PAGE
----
# Does "clean software architecture" exhibit crystaline structure? [closed]

I was thinking today about an analogy between entropy/crystal structure (in the domain of physics) and object-oriented polymorphism.

Uncle Bob Martin always talks about how high-level components must not depend on low-level components. He prescribes that instead both high and low-level components should depend on common abstractions.

I've been thinking about what the effect is of introducing such a "common abstraction". Particularly, what is the effect on the directed acylic graph representing depencies (either compositional or inheritance-based) between different classes in the software package? Is there some sense in which introducing the shared abstraction has reduced the entropy of the package (as observed by comparing the DAGs representing the package before vs after the introduction of the abstraction)?

My noob physics understanding is that crystaline structures have low entropy (or zero entropy), and are thus is some sense maximally ordered. My inspiration for writing this question was that introducing an abstraction into an OO project seems to (A) make the project more ordered (reducing the entropy of the system?), enabling dependency inversion and decoupling, and (B) have some "flattening" effect on the DAG of dependencies among classes in the package. Somehow the idea of a DAG exhibiting flat, regular structure (rather than complex, chaotic structure) made me think of crystals.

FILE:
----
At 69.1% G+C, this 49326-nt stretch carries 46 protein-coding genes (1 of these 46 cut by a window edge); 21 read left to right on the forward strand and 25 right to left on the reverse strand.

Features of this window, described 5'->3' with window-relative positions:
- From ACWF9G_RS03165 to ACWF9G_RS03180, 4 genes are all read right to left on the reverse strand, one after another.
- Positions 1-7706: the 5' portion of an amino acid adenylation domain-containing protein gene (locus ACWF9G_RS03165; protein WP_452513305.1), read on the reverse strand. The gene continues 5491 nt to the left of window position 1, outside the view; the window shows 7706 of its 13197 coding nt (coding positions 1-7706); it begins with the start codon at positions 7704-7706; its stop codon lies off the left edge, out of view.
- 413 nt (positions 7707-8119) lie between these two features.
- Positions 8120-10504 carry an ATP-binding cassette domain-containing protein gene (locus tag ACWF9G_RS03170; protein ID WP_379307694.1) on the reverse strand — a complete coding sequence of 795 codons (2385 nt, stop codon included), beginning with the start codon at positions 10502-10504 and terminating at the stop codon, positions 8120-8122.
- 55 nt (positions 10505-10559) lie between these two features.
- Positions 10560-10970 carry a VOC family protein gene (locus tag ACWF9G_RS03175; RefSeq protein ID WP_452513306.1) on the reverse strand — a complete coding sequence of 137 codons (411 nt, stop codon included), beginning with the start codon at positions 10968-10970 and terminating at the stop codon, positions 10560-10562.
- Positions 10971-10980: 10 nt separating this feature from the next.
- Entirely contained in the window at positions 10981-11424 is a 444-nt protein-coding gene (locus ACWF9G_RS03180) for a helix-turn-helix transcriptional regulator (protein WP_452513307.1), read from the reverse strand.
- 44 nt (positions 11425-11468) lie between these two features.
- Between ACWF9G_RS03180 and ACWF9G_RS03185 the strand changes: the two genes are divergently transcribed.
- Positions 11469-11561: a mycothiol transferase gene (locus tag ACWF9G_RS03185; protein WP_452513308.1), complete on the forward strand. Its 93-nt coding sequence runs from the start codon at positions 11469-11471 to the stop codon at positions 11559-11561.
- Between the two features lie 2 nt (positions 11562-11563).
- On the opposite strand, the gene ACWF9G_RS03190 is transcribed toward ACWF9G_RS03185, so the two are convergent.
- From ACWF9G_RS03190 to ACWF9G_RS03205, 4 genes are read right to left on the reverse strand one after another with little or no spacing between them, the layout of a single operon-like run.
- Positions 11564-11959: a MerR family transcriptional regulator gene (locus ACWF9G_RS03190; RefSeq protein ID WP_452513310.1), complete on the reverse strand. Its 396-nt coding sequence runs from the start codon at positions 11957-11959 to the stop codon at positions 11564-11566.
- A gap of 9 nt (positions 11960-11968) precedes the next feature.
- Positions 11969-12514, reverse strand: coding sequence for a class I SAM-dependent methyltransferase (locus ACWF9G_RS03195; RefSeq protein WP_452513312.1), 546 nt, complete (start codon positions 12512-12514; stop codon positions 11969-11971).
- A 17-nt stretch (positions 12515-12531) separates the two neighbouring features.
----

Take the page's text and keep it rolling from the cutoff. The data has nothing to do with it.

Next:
Let me be explicit about what I mean by a "flattening effect". Suppose we have classes A and B and C such that A depends on B somehow (e.g. via a composition relationship), and B depends on C.

  A -> B -> C


Introducing an abstraction (or two) enables a directed graph like the above to be turned into one that look like this:

  A -> X <- B -> Y <- C.


Here X and Y are abstract interfaces that are now depended upon by A/B and B/C, respectively. This second DAG has two nodes more than the first one, and the maximal path length within the DAG has decreased from two (in the first case DAG) to one (in the second). I think that this reduction in path length is what I mean when I say that the graph has become "flatter".

### Here are my questions:

• Is there some statistic that can be calculated from a project's class DAG to calculate its "entropy"? What is the definition of "software project entropy" that I'm looking for?
• Can my rough analogy between physical entropy and the order of a software package be made more precise?